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An arbitration committee has ordered Camp John Hay Development Corporation (CJHDevCo), a former US facility, to vacate Camp John Hay in Baguio City. The committee also ordered CJHDevCo to return the 690-hectare property to the Bases Conversion and Development Authority (BCDA), a government agency tasked to develop the camp.

A bit of history

Camp John Hay was originally developed as a rest and recreation facility for employees of the US military and Department of Defense. It was turned over to the Philippine government on July 1, 1991, which was initially administered by the Philippine Tourism Authority (PTA).

Ever since, Camp John Hay has caused several conflicts in Baguio City.

On December 7, 1941, the Japanese Imperial Army warplanes were drawn to the camp. After Japan attacked Pearl Harbor, they stationed at Camp John Hay, igniting the World War II. It was bombed by American forces who tried to drive the Japanese military out of the camp.

In 2011, another war broke out in Baguio because of a dispute between the Camp John Hay developer and the government administrator.

Arbitration results

A decision dated February 11, 2015 from the arbitration committee, made up of Mario E. Valderrama, Teodoro Kalawa IV and Rogelio C. Nicandro, called an orderly transition of Camp John Hay, the country’s prime resort development.

BCDA President and Chief Executive Officer Arnel Paciano D. Casanova said, “We see this as a victory for [the] government. Finally it will be returned and it can now be developed for the benefit of the public” on February 13.

However, the government announced that they have no plans to close down Camp John Hay or the businesses insider the establishment. This announcement was made to pacify investors who expressed concerns “over the possibility of having their businesses disrupted… especially going into the peak season” due to the ongoing conflict between BCDA and CJHDevCo.

John Hay Management Corporation vice president and chief operating officer Michelle Regala-Niebres was quoted saying, “If there will be any disruption, it will definitely not come from us… in fact, we have been talking to Beneco and other utility service providers to ensure that there will be no disruption.”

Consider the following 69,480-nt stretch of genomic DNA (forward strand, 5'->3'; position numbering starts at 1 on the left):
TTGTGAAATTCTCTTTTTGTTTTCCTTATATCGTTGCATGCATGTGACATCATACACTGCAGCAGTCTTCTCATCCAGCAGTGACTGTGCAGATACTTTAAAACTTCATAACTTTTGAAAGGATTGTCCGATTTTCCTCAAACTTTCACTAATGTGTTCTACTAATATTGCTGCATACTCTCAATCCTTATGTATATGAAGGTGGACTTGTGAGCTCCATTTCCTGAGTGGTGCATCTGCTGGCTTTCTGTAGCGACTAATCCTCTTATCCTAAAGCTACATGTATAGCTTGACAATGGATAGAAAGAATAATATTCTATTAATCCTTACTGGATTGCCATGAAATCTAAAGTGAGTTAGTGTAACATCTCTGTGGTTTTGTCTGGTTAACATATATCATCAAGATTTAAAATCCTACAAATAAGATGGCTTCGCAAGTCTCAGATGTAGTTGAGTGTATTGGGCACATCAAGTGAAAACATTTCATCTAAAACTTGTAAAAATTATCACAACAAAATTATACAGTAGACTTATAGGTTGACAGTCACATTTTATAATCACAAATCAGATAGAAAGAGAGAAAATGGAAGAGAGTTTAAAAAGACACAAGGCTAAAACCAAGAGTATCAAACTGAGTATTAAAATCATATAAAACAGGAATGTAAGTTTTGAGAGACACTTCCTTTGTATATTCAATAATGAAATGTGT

Although a ruling was already made, CJHDevCo chairman Robert John Sobrepena said the BCDA must first pay CJHDevCo Php1.42 billion in rentals paid over a decade before the government could take over the camp. The original agreement between John Hay developers and the state-run firm was only for a 25-year lease, but it had sold 50-year leases to its investors. T

However, BCDA claimed that the CJHDevCo has not paid them its lease rentals for quite some time, making their arrears balloon to over Php3.4 billion, 25% of that amount should have paid to the City of Baguio.

CJHDevCo’s statement

Chairman Sobrepena said that it is not true that CJHDevCo owe over Php3 billion to BCDA. Thus, they are happy with PRDCI’s decision to direct BCDA into paying the John Hay developers Php1.42 billion in damages instead.

The chairman and the rest of CJHDevCo expressed their concern about the trees in John Hay, which they have taken care of for so long now. Luckily, the arbitral panel granted their wish for a rescission for damages. Still, they are hoping that the over 400,000 trees in the camp will be preserved and developmental footprints reduced.